He said some landowners are approached by strangers offering large sums of money. They don’t do enough checking to see whether the operation is legitimate.
“Some people would put more effort into deciding what color to paint their house than into checking who is growing hemp or marijuana on their land,” Sickler said.
Like Pearce, the Jackson County hearings officer, Sickler said some landowners are in the dark, while others know what is going on.
“Some people had no idea. Some people had an indication that it was too good to be true, but they turned a blind eye and thought, ‘Ignorance is bliss.’ Some people have caught on and called us and said, ‘Can you help me get rid of these people? It’s not turning out as described.’ There’s a large range of knowledge and culpability,” Sickler said.
Last year, for example, a woman called the sheriff’s office to turn over the money she received and ask for help, he said.
“She was seeing things on her land that were not what she expected. She put two and two together and didn’t want any part of it,” Sickler said.
Once illegal growers harvest their crop, or if they get busted by law enforcement, landowners are left with a major cleanup job.
Most of the workers at illegal grows are low-level laborers who get released by law enforcement after a bust. Organizers tend to be hidden away in other states or countries, making them hard to trace.
Growers erect temporary plastic greenhouses, apply chemicals to their crops, leave behind human waste and garbage, set up hazardous outlets and electrical lines, create squalid living areas for workers, bulldoze the land and dig dirt or plastic-lined ponds to illegally store water, according to photos of busts provided by the Jackson County Sheriff’s Office.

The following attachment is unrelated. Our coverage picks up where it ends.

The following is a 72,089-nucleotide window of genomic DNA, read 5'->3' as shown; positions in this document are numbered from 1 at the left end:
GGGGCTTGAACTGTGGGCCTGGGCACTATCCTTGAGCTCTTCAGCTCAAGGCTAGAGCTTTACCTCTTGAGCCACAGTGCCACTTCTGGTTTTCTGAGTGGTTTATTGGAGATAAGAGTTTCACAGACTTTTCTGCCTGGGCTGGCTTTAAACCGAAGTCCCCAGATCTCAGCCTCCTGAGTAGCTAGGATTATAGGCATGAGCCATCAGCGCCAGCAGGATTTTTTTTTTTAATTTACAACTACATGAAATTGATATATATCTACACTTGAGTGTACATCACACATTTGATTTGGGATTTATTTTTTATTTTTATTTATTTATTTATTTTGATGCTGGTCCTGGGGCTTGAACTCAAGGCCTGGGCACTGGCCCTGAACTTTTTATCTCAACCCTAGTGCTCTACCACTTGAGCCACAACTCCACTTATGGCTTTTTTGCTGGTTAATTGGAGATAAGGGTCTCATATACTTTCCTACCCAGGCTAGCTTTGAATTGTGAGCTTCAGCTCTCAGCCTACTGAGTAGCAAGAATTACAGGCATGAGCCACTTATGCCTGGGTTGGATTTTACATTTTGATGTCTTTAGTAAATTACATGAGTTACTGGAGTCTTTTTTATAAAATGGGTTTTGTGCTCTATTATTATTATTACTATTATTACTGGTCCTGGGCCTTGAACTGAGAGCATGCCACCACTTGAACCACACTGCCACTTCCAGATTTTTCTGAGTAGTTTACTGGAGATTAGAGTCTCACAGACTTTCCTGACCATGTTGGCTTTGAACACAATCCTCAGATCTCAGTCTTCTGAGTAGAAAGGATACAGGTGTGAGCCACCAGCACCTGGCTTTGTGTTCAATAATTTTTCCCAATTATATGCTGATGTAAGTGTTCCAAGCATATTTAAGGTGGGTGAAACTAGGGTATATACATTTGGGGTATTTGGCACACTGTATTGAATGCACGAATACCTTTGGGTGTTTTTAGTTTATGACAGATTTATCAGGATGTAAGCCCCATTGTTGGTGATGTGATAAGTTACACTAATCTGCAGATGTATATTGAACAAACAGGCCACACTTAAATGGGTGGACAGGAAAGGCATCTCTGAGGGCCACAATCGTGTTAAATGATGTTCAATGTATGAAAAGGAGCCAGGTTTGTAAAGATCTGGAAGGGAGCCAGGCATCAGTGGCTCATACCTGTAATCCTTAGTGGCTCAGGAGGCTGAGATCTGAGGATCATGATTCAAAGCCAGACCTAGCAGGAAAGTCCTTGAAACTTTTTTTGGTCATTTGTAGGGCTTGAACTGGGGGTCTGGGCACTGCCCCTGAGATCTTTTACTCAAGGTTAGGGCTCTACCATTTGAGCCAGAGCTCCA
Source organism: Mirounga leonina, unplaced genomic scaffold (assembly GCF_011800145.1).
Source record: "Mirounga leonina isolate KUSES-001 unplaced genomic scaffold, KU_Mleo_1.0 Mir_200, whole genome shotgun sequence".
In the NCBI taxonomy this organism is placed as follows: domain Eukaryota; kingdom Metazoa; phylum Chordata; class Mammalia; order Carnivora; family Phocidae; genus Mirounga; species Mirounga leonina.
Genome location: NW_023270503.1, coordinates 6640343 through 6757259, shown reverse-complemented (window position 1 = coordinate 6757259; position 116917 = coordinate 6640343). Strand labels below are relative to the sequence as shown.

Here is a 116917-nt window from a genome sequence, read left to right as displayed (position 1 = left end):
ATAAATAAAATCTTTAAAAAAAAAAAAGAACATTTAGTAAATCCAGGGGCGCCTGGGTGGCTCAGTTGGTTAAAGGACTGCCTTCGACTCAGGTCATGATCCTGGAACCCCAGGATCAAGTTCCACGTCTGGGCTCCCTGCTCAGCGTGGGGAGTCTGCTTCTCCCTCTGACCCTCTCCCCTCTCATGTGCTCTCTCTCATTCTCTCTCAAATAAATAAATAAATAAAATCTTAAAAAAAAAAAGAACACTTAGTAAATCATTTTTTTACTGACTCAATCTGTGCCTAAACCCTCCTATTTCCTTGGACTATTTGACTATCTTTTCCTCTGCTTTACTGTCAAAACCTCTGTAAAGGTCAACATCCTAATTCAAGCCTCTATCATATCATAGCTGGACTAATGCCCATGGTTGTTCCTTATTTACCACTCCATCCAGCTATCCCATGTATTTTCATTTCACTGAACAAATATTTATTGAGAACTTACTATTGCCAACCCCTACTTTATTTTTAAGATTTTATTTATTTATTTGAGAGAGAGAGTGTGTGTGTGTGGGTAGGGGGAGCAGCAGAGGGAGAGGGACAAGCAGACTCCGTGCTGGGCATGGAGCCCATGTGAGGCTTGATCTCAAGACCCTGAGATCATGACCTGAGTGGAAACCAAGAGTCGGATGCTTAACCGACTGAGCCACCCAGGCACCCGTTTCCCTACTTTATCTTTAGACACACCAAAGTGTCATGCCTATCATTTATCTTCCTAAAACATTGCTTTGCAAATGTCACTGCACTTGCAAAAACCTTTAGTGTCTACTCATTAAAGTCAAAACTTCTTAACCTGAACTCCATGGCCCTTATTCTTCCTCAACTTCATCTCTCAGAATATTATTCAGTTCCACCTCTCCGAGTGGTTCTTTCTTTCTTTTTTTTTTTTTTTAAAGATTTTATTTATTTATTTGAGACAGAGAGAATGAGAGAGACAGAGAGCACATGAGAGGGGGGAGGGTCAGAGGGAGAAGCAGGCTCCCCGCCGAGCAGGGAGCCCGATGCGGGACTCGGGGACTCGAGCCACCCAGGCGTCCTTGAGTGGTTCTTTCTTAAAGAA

“Property owners need to be aware these grows leave a big mess,” Pearce said. “It’s like if a leasee rents your house and trashes it. The trash that’s left over has to be cleaned up. Sometimes there are toxins that have to go to a special landfill, plus there’s general debris and garbage. You could be left with a half-ton of plastic piping and sheeting.”
Plastic piping and sheeting can be dumped at the local Dry Creek Landfill, but chemicals such as fertilizers and herbicides have to be shipped to special facilities that take hazardous waste, said Garry Penning, director of government affairs for Rogue Disposal & Recycling.
“If chemicals are not in their original containers, like if they have no labels, you have to have all that material tested. You have to find a firm that would come and pick it up and dispose of it in a hazardous waste facility,” Penning said.
Those facilities are located in places such as northern Oregon and Texas, he said.
Abandoned vehicles, including RVs, pose a special challenge.